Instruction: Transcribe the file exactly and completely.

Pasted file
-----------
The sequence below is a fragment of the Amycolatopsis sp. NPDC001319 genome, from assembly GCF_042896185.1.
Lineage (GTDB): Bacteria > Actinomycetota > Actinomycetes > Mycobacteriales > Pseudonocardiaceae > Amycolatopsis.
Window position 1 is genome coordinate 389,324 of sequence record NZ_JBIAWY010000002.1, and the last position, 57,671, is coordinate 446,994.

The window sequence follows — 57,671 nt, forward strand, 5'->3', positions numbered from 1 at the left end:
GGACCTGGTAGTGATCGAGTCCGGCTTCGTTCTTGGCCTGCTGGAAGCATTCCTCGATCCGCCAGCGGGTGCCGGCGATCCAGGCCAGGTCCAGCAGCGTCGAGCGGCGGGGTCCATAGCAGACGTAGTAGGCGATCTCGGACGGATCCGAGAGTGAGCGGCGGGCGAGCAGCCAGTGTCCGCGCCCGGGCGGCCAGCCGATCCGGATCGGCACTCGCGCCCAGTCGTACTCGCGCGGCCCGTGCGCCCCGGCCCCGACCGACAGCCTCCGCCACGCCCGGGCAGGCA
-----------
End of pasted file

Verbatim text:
The sequence below is a fragment of the Amycolatopsis sp. NPDC001319 genome, from assembly GCF_042896185.1.
Lineage (GTDB): Bacteria > Actinomycetota > Actinomycetes > Mycobacteriales > Pseudonocardiaceae > Amycolatopsis.
Window position 1 is genome coordinate 389,324 of sequence record NZ_JBIAWY010000002.1, and the last position, 57,671, is coordinate 446,994.

The window sequence follows — 57,671 nt, forward strand, 5'->3', positions numbered from 1 at the left end:
GGACCTGGTAGTGATCGAGTCCGGCTTCGTTCTTGGCCTGCTGGAAGCATTCCTCGATCCGCCAGCGGGTGCCGGCGATCCAGGCCAGGTCCAGCAGCGTCGAGCGGCGGGGTCCATAGCAGACGTAGTAGGCGATCTCGGACGGATCCGAGAGTGAGCGGCGGGCGAGCAGCCAGTGTCCGCGCCCGGGCGGCCAGCCGATCCGGATCGGCACTCGCGCCCAGTCGTACTCGCGCGGCCCGTGCGCCCCGGCCCCGACCGACAGCCTCCGCCACGCCCGGGCAGGCA